Ellen Lawless [Nelly] Robinson (nee Ternan) (1839-1914), actress, was born on 3 March 1839 at 11 Upper Clarence Place, Maidstone Road, Rochester, Kent, the third of four children of the actors Thomas Lawless Ternan (1790-1846) and his wife, Frances Eleanor, née Jarman (1802-1873). Ellen had two elder sisters, Frances Eleanor and Maria Susanna, and a younger brother who died in infancy. All three sisters entered the acting profession early. After the early death of their father in 1846 they were obliged to earn their living, touring the north of England, Ireland, and Scotland with their mother. Nelly's first adult engagement was in a burlesque at the Haymarket in 1857, and it was after this that she was engaged by Charles Dickens, with her mother and Maria, to perform with his amateur company in The Frozen Deep in Manchester. It was during this theatrical engagement that Ellen began a relationship with Dickens which was to continue until his death in 1870. Dickens left Nelly £1000 in his will and set up a private trust fund which freed her from the necessity of working again after his death in 1870. She travelled abroad, then on 31 January 1876, in the parish church at Kensington, she married a clergyman twelve years her junior, George Wharton Robinson (1850-1910). She helped her husband to run a boys' school in Margate, and gave birth to a son and a daughter. Her last years were spent at Southsea, where she was reunited with her sisters. She died from cancer at 18 Guion Road, Fulham, London, on 25 April 1914 and was buried in the Highland Road cemetery, Southsea, in her husband's grave. Frances Eleanor Trollope (1835-1913), was born in August 1835 on a paddle-steamer in Delaware Bay during her parents' tour of America. After a successful career on the stage she went to Florence to study opera singing, and became governess to Bice (Beatrice), the daughter of the widowed Thomas Adolphus Trollope (1810-1892). On 29 October 1866 she married her employer. They lived in Italy for many years. She wrote a number of novels, several of which, including 'Aunt Margaret's Trouble' (1866) and 'Mabel's Progress' (1867), were serialized anonymously by Dickens in All the Year Round. After her husband's death in 1892 she wrote the life of her mother-in-law, Frances Trollope (1779-1863). During her last years her sister Ellen lived with her in Southsea, and she died there on 14 August 1913. Maria Susanna Taylor (1837-1904) nee Ternan, sister of Ellen and Frances Eleanor, appeared with her sisters on the stage until her marriage, on 9 June 1863, to William Rowland Taylor, the son of a prosperous Oxford brewer. Shortly after her mother's death she left her husband, and at the age of forty enrolled at the Slade School of Fine Art to learn to paint. She made her home in Rome and travelled adventurously in north Africa; and she worked as an artist and journalist, writing for the London Standard for more than twelve years. She returned to England in 1898 and died in Southsea on 12 March 1904.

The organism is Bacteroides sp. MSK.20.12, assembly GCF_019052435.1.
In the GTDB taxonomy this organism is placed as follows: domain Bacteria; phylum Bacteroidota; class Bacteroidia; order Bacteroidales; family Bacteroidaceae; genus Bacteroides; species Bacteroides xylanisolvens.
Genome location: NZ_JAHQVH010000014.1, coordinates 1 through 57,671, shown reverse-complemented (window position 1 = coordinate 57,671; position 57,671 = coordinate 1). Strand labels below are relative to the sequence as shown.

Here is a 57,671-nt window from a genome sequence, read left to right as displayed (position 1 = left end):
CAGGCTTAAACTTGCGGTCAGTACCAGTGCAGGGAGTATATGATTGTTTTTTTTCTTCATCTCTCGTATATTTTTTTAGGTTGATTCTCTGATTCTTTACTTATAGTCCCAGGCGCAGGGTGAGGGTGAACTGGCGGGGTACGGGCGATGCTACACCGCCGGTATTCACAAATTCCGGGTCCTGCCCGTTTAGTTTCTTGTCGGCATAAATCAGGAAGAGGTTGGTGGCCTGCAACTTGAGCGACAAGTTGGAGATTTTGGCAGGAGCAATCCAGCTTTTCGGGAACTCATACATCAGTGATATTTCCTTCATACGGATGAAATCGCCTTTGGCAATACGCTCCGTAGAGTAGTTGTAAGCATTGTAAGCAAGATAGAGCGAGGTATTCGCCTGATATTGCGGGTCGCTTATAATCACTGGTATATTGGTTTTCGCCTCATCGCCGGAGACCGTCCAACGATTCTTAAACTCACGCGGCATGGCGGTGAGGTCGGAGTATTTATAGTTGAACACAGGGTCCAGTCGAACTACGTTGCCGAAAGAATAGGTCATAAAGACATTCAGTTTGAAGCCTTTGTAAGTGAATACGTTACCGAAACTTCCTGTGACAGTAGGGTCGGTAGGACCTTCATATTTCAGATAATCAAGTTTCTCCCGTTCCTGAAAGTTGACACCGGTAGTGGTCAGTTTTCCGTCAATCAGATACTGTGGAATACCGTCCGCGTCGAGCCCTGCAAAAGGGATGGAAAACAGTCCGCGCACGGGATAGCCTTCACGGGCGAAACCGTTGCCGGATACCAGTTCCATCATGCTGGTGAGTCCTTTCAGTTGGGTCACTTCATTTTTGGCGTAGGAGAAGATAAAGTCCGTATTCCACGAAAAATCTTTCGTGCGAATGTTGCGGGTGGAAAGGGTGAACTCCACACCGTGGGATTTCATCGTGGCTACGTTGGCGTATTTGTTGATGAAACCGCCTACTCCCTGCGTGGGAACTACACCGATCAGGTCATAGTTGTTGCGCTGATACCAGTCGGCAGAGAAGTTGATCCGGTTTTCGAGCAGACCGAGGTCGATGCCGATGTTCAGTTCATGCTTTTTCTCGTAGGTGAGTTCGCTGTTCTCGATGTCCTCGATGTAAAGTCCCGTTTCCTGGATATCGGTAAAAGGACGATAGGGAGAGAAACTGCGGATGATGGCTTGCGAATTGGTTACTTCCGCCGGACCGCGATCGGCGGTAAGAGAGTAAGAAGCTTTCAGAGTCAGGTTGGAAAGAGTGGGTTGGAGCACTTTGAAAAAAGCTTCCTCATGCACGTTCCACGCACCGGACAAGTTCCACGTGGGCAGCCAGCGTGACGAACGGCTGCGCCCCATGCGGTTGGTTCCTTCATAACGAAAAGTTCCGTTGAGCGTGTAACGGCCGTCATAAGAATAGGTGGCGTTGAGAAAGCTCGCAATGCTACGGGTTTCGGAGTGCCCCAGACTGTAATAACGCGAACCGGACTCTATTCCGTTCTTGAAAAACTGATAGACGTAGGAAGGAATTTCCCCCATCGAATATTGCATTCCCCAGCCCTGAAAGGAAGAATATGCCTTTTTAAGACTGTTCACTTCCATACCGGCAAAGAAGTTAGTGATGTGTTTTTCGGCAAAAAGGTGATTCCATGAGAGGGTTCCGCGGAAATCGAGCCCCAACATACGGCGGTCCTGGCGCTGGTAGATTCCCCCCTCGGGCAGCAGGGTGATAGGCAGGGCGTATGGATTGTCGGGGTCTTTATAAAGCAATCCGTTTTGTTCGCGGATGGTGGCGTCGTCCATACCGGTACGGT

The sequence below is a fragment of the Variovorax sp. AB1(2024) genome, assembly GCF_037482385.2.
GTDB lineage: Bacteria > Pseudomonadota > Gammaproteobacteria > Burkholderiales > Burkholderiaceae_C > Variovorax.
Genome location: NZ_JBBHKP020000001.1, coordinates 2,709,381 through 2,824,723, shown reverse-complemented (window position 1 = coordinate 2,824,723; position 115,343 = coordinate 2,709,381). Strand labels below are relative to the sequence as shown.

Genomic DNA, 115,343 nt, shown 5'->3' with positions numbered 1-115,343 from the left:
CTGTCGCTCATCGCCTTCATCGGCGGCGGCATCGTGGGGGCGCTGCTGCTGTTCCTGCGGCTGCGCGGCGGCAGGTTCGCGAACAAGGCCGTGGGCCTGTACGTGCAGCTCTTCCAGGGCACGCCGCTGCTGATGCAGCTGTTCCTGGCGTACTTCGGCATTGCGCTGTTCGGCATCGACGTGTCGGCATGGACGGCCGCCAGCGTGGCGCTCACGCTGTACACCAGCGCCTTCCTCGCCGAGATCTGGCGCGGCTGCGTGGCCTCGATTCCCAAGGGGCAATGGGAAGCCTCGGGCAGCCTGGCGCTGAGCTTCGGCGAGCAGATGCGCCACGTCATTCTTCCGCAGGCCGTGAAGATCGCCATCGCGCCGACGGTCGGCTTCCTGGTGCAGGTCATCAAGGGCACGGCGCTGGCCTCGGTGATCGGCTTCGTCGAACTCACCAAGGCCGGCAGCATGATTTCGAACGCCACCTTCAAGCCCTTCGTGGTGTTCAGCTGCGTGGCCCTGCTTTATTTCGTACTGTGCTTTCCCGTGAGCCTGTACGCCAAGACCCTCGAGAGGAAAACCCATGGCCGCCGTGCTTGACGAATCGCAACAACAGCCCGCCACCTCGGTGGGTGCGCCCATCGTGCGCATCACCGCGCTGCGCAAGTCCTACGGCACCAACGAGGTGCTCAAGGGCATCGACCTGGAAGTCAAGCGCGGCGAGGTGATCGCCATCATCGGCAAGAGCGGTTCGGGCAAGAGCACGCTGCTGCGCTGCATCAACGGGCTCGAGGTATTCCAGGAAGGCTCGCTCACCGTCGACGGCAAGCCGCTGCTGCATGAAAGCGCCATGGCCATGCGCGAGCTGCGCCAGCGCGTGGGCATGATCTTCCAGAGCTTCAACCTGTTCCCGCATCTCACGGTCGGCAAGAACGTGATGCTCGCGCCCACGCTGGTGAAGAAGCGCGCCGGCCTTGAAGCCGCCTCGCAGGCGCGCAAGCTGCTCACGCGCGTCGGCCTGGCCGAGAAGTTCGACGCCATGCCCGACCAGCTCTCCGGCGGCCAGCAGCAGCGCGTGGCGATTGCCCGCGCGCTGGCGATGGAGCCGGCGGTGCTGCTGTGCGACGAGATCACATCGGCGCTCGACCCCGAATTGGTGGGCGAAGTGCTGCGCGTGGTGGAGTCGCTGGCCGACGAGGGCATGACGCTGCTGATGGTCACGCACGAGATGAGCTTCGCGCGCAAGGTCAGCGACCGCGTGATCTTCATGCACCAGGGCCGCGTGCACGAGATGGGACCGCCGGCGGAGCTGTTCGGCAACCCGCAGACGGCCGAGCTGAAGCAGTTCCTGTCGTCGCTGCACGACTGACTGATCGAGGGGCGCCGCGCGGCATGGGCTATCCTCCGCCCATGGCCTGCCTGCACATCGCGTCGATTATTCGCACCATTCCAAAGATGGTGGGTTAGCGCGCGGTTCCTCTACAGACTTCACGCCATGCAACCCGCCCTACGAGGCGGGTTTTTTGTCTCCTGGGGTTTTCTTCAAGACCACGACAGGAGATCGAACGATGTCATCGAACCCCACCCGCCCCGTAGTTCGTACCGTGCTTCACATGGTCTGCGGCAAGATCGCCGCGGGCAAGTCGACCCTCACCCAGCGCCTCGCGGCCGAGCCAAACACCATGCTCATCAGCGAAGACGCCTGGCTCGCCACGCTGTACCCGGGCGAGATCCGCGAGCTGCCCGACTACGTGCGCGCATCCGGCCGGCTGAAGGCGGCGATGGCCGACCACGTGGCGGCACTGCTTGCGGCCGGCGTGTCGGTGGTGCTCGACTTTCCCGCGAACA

The collection is arranged into the following sections: MS915/1: Manuscripts MS915/2: Other Manuscripts MS915/3: Photographs MS915/4: Framed Items
Conditions Governing Access
Access to this collection is unrestricted for the purpose of private study and personal research within the supervised environment and restrictions of the Library's Palaeography Room. Uncatalogued material may not be seen. Please contact the University Archivist for details.
Other Finding Aids
Collection level description.
Compiled by Sarah Aitchison as part of the RSLP AIM25 Project.
Conditions Governing Use
Copies may be made, subject to the condition of the original. Copying must be undertaken by the Palaeography Room staff, who will need a minimum of 24 hours to process requests
The material was gifted by Katharine Longley (and Michael Slater) to Senate House Library at various points between 1978 and 1992
Claire Tomalin, The invisible woman: the story of Nelly Ternan and Charles Dickens (Viking, London, 1990); Peter Ackroyd, Dickens (Sinclair-Stevenson, London, 1990).